There are two medical words for what the Social Worker was experiencing: vicarious trauma, and compassion fatigue.  Simply put, she was absorbing the trauma her client carried, and it was exhausting her spirit.

If vicarious trauma and compassion fatigue were communicable diseases, I would estimate nearly the entire county workforce is infected.

And they don’t get a chance to recover; pacing the waiting room are more clients, with their own traumas to be healed.

To make things worse, over the past decade virtually every county department has been “streamlined” and reduced to skeleton crews, for the otherwise-worthy cause of holding down county taxes.

No one enters these county professions for the money. Most of them are paying off huge college loans for the degrees and certifications required for the jobs in the first place. They know coming in that the county pay scale is lower by $10,000 or more per year than equivalent jobs with the state, the school districts, the correctional facilities, and most towns and villages (I attached the pay scale in last week’s column).


One employee at the county budget hearing in early December spoke about her caseload of over 90 mentally-ill clients. I wondered how she shuts work off when she goes home. She’s a single mother, and mentioned that because of her low pay she hasn’t been able to fix her oil burner since October.

In every department providing services to our citizens, personnel are down and workloads are up. With the casinos rolling in 2018, we can only expect more children of catastrophe, more trauma among adults and the elderly to manifest itself…more challenges and pressure.

Recently a local town posted a Civil Service Recreation Department position for $55,000 per year, which is much more than some of the toughest county jobs pay. Some county employees applied. Those who didn’t were angry and depressed at the injustice of the pay difference.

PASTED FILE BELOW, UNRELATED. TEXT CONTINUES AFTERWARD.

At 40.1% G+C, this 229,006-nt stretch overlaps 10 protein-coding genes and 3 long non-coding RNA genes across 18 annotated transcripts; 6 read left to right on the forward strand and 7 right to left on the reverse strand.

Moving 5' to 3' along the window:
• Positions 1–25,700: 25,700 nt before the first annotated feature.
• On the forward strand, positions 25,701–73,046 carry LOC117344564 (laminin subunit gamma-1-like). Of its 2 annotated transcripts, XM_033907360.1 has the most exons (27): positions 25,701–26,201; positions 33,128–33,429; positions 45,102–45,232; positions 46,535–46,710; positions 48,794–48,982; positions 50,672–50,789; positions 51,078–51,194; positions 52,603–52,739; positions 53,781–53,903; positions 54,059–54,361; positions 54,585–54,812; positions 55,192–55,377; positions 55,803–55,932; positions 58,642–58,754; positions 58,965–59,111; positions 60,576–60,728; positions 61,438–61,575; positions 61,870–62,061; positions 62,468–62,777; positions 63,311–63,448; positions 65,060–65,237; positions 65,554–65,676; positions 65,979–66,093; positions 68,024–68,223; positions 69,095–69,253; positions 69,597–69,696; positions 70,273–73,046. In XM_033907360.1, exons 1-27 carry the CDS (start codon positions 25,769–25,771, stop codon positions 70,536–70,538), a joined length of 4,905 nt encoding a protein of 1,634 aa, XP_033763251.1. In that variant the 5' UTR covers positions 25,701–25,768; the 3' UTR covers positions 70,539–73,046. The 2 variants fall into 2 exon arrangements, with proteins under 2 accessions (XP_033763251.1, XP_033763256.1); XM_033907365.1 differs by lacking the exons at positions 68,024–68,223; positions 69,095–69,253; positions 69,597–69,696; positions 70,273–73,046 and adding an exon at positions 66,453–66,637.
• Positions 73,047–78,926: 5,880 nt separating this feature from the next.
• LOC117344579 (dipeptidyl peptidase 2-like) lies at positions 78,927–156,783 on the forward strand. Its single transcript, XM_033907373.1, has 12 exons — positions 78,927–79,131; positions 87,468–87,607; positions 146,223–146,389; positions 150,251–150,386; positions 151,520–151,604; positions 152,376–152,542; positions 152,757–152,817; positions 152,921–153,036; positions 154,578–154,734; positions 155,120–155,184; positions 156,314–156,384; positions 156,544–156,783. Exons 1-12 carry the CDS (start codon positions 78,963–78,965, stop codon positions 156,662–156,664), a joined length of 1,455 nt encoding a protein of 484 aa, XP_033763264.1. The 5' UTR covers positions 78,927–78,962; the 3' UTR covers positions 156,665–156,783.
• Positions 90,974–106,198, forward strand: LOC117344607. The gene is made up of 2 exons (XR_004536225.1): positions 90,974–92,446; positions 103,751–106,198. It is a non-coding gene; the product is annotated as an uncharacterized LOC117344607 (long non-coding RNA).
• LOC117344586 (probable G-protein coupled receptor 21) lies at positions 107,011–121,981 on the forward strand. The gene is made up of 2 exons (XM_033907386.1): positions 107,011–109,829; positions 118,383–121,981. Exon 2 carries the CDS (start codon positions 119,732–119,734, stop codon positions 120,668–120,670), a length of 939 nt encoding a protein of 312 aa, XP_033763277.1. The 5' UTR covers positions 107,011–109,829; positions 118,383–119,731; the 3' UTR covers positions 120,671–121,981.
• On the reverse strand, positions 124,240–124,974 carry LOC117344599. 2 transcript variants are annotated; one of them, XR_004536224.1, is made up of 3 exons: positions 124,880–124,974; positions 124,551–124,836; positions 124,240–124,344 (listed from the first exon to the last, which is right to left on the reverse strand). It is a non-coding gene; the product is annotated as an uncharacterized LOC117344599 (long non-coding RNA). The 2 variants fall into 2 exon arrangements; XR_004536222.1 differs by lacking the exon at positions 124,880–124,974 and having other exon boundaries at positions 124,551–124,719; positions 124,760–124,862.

So, what motivates county workers to stay?

Simply put, they believe in their work. They want to give hope and light to people.

Some cite their religion, and believe they’re doing the work God needs them to do.

Then there’s a few atheists and agnostics who take on this challenge because they want to help people. I figure they may not know God, but God surely knows them, and that’s what matters.

These people give light and hope to those walking in darkness around and among us.  

It’s not just those rescuing our kids from abuse and neglect, counselling our mentally ill, treating our addicted, and administering to our elderly at the Adult Care Center.

It’s the Sheriffs and Probation employees risking their lives to protect our families from the violent and abusive.

It’s the 911 Center employees guiding us through a medical emergency.

It’s those in Social Services and Public Health Nursing tending to the needy.

It’s those in the County Clerk’s Office, DMV, Real Property Tax and more assisting our citizens in their everyday pursuits.

It’s ALL those in county service, including those plowing our highways during a blizzard, training our unemployed, or home-visiting our infirm.

In dozens of different jobs – they help the people of our county in ways that no other government entity helps us.

If you’re the praying kind, as I am, say a prayer for those on the front lines of our struggle for a healthy, safe society.

All year long these county employees give the hope and light we celebrate this holiday season.

Pray they find the light to sustain their own spirits.

Thank you – Jerry Ebert for reaching out to the residents of Sullivan County to understand and help support our workforce.

Wishing Everyone a Happy and Healthy Holiday Season


Bill Liblick has made a name for himself on National TV Talk Shows where he spouted his outspoken views from the front row. Now he offers you his opinion every week in the “MOUTH THAT ROARS” Column in THE SULLIVAN COUNTY POST.


2 comments to County Worker Realities – Hope and Light – The Plight of the Sullivan County Workforce Part 2

  • Jodi kane

    Wh at a moving and compassionate article. God bless those who protect and serve our most vulnerable.

  • Debra Haas

    So very well written, full of truth, love and compassion! Thank you and wish you a safe and Happy Holiday season as well!